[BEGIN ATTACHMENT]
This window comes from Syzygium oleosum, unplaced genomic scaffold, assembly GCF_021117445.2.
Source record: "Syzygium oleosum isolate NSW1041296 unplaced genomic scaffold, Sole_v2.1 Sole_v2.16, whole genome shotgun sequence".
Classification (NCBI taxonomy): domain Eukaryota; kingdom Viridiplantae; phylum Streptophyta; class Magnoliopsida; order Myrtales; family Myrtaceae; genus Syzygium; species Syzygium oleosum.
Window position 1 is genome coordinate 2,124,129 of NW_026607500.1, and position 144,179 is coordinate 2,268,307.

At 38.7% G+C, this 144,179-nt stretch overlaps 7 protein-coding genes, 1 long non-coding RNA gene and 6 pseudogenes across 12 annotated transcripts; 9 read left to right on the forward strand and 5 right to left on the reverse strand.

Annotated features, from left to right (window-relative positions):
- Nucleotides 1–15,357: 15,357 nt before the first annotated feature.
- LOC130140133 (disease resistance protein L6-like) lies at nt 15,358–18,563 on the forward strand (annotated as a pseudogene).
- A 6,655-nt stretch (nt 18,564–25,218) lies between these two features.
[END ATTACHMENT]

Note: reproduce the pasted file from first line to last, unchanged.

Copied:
This window comes from Syzygium oleosum, unplaced genomic scaffold, assembly GCF_021117445.2.
Source record: "Syzygium oleosum isolate NSW1041296 unplaced genomic scaffold, Sole_v2.1 Sole_v2.16, whole genome shotgun sequence".
Classification (NCBI taxonomy): domain Eukaryota; kingdom Viridiplantae; phylum Streptophyta; class Magnoliopsida; order Myrtales; family Myrtaceae; genus Syzygium; species Syzygium oleosum.
Window position 1 is genome coordinate 2,124,129 of NW_026607500.1, and position 144,179 is coordinate 2,268,307.

At 38.7% G+C, this 144,179-nt stretch overlaps 7 protein-coding genes, 1 long non-coding RNA gene and 6 pseudogenes across 12 annotated transcripts; 9 read left to right on the forward strand and 5 right to left on the reverse strand.

Annotated features, from left to right (window-relative positions):
- Nucleotides 1–15,357: 15,357 nt before the first annotated feature.
- LOC130140133 (disease resistance protein L6-like) lies at nt 15,358–18,563 on the forward strand (annotated as a pseudogene).
- A 6,655-nt stretch (nt 18,564–25,218) lies between these two features.